In Auckland, an estimated 90,000 people flocked to the streets to welcome back the sailors after they clinched the Auld Mug for the first time since 2000.
The one-sided triumph against Oracle Team USA in Bermuda in June was even more satisfying because it banished the memories of New Zealand's agonizing 9-8 defeat by the Americans four years earlier.
For Joe Sullivan and Simon van Velthooven, an Olympic rower and cyclist respectively before being recruited as 'cyclors' to power the Kiwis' revolutionary leg-powered winch grinders, the whole America's Cup experience has been a whirlwind.
But as the dust settles a few months on, how do you follow the America's Cup?
Sullivan took six weeks off to travel and then returned to his day job as a fireman: 'On my first week back we had a pretty substantial hotel fire in Auckland. We got everyone out safely but that was quite a change of lifestyle from New Zealand.'
READ: How Emirates Team New Zealand won the America's Cup
Living a five-year-old's dream
Sullivan, who won Olympic gold in rowing in 2012 before switching to the America's Cup, told CNN Sport: 'My life's been in three completely different parts. It's like I've ticked off the dream jobs of a five-year-old in New Zealand: Olympics, America's Cup and a fireman.'
So what's next? 'Well, the way the technology's going, maybe an astronaut in 20 years time!'
For van Velthooven, a track cycling bronze medalist at the 2012 Olympics, the return to dry land has been more about unfinished business.
At 28, he has no plans to return to cycling as a profession and is aiming to finish a university degree in rural valuation (loosely farming).
'I've been a long-time university student,' he explains. 'I'd 90% finished my degree seven years ago, so I'm focusing on that.'
The pair have been part of the America's Cup tour which has taken the trophy around both the North and South Island of New Zealand.
In Sullivan's home town of Picton, where the population numbers 3,500, about 5,000 people turned out to get a glimpse of the Auld Mug and the sailors that brought it home.
In Auckland, meanwhile, the crowd was huge.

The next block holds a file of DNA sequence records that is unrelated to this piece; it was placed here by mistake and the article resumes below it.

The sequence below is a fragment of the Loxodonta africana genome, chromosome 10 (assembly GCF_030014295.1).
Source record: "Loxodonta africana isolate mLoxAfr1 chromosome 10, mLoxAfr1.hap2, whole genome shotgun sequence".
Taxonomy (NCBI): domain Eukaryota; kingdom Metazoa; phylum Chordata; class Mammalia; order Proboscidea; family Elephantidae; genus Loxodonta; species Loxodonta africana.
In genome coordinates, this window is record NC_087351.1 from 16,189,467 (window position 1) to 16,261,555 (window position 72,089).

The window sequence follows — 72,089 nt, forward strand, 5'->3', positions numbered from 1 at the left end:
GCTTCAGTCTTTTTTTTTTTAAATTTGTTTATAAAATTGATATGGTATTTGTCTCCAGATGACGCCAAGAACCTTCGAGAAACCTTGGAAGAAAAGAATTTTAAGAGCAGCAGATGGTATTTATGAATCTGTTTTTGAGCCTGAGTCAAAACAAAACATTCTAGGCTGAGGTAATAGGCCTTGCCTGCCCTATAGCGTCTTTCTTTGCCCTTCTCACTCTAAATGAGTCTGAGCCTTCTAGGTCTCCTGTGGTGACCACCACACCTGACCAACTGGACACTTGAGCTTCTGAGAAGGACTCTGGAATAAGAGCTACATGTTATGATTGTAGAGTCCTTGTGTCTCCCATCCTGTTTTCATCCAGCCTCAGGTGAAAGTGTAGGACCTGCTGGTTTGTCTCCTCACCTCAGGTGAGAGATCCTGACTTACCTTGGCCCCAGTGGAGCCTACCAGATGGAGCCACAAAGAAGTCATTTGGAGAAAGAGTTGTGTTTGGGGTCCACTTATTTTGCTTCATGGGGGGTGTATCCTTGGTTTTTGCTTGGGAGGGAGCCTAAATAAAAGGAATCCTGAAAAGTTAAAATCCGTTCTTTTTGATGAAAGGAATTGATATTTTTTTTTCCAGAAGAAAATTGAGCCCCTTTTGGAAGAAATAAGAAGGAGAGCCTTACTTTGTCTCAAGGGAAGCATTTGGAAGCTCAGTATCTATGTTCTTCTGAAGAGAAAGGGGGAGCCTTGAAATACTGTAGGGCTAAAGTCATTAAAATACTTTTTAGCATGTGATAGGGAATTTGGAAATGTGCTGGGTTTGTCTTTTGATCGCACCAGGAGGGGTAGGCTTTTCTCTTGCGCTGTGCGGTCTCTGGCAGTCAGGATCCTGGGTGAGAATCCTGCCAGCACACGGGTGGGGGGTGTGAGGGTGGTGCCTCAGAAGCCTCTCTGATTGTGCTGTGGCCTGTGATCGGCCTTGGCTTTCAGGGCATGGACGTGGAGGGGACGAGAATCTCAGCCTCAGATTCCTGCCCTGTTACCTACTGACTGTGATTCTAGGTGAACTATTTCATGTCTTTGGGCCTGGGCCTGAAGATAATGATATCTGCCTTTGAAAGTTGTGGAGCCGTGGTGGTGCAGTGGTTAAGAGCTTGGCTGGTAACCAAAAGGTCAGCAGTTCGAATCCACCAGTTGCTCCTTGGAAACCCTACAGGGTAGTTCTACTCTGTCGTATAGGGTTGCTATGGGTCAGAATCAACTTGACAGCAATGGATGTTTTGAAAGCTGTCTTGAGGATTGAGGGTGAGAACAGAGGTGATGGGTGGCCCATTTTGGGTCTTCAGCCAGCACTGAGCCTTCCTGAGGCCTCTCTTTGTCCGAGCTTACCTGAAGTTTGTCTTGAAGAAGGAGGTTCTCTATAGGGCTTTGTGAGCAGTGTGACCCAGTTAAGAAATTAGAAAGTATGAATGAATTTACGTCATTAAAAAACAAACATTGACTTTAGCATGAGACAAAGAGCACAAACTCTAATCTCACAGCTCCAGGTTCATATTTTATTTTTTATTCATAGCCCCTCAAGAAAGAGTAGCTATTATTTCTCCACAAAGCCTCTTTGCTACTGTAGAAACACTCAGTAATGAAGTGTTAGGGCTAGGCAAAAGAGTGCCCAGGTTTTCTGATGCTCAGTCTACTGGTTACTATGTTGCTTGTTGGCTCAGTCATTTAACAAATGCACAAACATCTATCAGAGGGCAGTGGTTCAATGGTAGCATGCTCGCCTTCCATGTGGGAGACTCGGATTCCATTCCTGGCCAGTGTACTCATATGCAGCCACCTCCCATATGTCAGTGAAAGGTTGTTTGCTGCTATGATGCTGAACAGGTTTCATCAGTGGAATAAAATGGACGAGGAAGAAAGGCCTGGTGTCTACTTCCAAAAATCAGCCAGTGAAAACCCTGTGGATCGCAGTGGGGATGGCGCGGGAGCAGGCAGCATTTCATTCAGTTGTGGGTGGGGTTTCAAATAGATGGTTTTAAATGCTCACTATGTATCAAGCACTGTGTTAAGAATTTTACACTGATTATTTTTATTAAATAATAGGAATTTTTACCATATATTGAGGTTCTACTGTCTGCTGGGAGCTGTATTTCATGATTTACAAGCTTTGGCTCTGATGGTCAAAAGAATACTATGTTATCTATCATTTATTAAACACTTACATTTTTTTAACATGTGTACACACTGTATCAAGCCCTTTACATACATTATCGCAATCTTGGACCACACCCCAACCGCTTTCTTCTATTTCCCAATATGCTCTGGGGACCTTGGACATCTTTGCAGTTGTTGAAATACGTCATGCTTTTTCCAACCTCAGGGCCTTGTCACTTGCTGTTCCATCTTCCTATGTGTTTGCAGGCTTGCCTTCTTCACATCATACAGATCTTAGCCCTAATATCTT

'I think they were expecting in the region of 40,000 but I'm told it was 90,000,' he says. 'Being a small island that's surrounded by water, people have a pretty strong affinity with the water.'
READ: How the Kiwis turned it around
For van Velthooven, the America's Cup had always been a huge part of his life growing up, so he understood the outpouring of emotion.
'There's a lot of history of the Cup,' he adds. 'It's pretty much as old as the country.
'When people see the Cup, they just grin a lot. It's been great putting smiles on people's faces who see us competing versus bigger nations with far bigger populations and beating them. There's a lot of pride and it makes the people of New Zealand pretty happy.
'And on the tour, it's been funny hearing people's stories about the Cup, getting up at 4 a.m. to watch the races and screaming at the screen early in the morning.'
An America's Cup future?
Both laugh at the suggestion that their America's Cup success has turned them into superstars back at home.
Only once has Sullivan, who took a year off from his job in the fire service, been recognized on active duty -- and that was by one of the Team New Zealand design team while he was attending an incident near their Auckland base.
'There's no tall poppies in New Zealand, people are all pretty humble,' says van Velthooven.
Whether either of them have an America's Cup future remains to be seen.
The next America's Cup, to be raced in 2021, will feature high-performance monohulls instead of the twin-hulled flying machines of Bermuda earlier this year.
READ: Cup-winning skipper Spithill on how bullies made him
Whether Team New Zealand will retain the cycling pedestals to turn the winches, instead of reverting to traditional arm power, remains to be seen.
Both Sullivan and van Velthooven are keeping up their fitness, with one eye on building up their arm strength. In addition, both are committed to sailing more.
'I'd like to think that after sweating blood in Bermuda I'd be on the list to be considered,' said van Velthooven. 'I've still got a big motor and my heart still knows how to pump.
'The next boat will be mega, it's America's Cup so it'll be high-end performance, and they'll still need the horsepower. Plus, I feel I learned a lot just listening into the comms through the Cup in Bermuda.'
Sullivan says: 'I haven't got a clue about my America's Cup future but I'm still fully committed to it. We're not in the loop on the design process so I just have to remain fit and ready.'
For now, the pair are relishing life on dry land, and some of the parties that have followed what proved to be a comfortable Cup win.
Visit CNN.com/sailing for more news, features and videos.
But, as van Velthooven puts it: 'Life goes on. Admittedly there's a few more yarns but life still goes on.'
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